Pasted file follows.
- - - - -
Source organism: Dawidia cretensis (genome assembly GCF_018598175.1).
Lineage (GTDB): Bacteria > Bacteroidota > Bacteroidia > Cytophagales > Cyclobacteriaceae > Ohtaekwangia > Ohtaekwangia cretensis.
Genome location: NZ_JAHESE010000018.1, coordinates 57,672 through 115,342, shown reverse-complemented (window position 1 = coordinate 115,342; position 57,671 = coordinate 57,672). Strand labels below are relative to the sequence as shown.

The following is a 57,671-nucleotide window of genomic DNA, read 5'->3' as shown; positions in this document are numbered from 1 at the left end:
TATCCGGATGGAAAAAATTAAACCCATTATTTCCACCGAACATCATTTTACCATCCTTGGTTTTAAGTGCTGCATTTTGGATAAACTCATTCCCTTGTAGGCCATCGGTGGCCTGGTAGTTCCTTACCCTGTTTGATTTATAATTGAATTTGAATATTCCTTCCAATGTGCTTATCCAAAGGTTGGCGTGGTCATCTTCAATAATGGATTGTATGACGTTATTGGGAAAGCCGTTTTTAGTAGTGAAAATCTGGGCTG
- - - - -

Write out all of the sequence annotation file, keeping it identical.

Source organism: Dawidia cretensis (genome assembly GCF_018598175.1).
Lineage (GTDB): Bacteria > Bacteroidota > Bacteroidia > Cytophagales > Cyclobacteriaceae > Ohtaekwangia > Ohtaekwangia cretensis.
Genome location: NZ_JAHESE010000018.1, coordinates 57,672 through 115,342, shown reverse-complemented (window position 1 = coordinate 115,342; position 57,671 = coordinate 57,672). Strand labels below are relative to the sequence as shown.

The following is a 57,671-nucleotide window of genomic DNA, read 5'->3' as shown; positions in this document are numbered from 1 at the left end:
TATCCGGATGGAAAAAATTAAACCCATTATTTCCACCGAACATCATTTTACCATCCTTGGTTTTAAGTGCTGCATTTTGGATAAACTCATTCCCTTGTAGGCCATCGGTGGCCTGGTAGTTCCTTACCCTGTTTGATTTATAATTGAATTTGAATATTCCTTCCAATGTGCTTATCCAAAGGTTGGCGTGGTCATCTTCAATAATGGATTGTATGACGTTATTGGGAAAGCCGTTTTTAGTAGTGAAAATCTGGGCTG